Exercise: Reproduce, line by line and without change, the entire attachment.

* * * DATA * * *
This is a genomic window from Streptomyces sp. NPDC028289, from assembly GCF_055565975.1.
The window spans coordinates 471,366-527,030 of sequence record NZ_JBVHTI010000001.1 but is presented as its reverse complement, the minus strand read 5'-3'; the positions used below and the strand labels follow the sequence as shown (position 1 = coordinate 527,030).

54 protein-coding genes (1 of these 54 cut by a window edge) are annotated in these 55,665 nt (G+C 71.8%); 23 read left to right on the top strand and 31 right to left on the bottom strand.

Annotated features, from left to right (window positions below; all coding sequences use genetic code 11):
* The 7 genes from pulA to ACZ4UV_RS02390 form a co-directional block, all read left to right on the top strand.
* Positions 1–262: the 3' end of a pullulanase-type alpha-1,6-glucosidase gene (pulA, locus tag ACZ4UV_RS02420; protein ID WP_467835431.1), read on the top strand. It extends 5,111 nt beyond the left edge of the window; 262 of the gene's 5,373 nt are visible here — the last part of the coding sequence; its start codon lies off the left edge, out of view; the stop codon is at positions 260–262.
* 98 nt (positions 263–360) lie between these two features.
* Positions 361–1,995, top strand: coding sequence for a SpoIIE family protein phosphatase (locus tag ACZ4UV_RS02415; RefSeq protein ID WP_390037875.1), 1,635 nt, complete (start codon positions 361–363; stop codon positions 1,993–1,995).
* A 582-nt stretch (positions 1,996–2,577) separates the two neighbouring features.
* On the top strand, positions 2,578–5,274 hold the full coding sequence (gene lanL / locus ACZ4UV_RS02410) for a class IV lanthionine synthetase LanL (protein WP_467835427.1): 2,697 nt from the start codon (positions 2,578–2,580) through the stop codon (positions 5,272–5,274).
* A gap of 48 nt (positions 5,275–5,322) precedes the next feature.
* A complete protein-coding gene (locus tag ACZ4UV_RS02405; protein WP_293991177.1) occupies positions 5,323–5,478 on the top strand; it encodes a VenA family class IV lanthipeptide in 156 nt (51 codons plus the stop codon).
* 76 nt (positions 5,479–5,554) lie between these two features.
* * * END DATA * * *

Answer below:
This is a genomic window from Streptomyces sp. NPDC028289, from assembly GCF_055565975.1.
The window spans coordinates 471,366-527,030 of sequence record NZ_JBVHTI010000001.1 but is presented as its reverse complement, the minus strand read 5'-3'; the positions used below and the strand labels follow the sequence as shown (position 1 = coordinate 527,030).

54 protein-coding genes (1 of these 54 cut by a window edge) are annotated in these 55,665 nt (G+C 71.8%); 23 read left to right on the top strand and 31 right to left on the bottom strand.

Annotated features, from left to right (window positions below; all coding sequences use genetic code 11):
* The 7 genes from pulA to ACZ4UV_RS02390 form a co-directional block, all read left to right on the top strand.
* Positions 1–262: the 3' end of a pullulanase-type alpha-1,6-glucosidase gene (pulA, locus tag ACZ4UV_RS02420; protein ID WP_467835431.1), read on the top strand. It extends 5,111 nt beyond the left edge of the window; 262 of the gene's 5,373 nt are visible here — the last part of the coding sequence; its start codon lies off the left edge, out of view; the stop codon is at positions 260–262.
* 98 nt (positions 263–360) lie between these two features.
* Positions 361–1,995, top strand: coding sequence for a SpoIIE family protein phosphatase (locus tag ACZ4UV_RS02415; RefSeq protein ID WP_390037875.1), 1,635 nt, complete (start codon positions 361–363; stop codon positions 1,993–1,995).
* A 582-nt stretch (positions 1,996–2,577) separates the two neighbouring features.
* On the top strand, positions 2,578–5,274 hold the full coding sequence (gene lanL / locus ACZ4UV_RS02410) for a class IV lanthionine synthetase LanL (protein WP_467835427.1): 2,697 nt from the start codon (positions 2,578–2,580) through the stop codon (positions 5,272–5,274).
* A gap of 48 nt (positions 5,275–5,322) precedes the next feature.
* A complete protein-coding gene (locus tag ACZ4UV_RS02405; protein WP_293991177.1) occupies positions 5,323–5,478 on the top strand; it encodes a VenA family class IV lanthipeptide in 156 nt (51 codons plus the stop codon).
* 76 nt (positions 5,479–5,554) lie between these two features.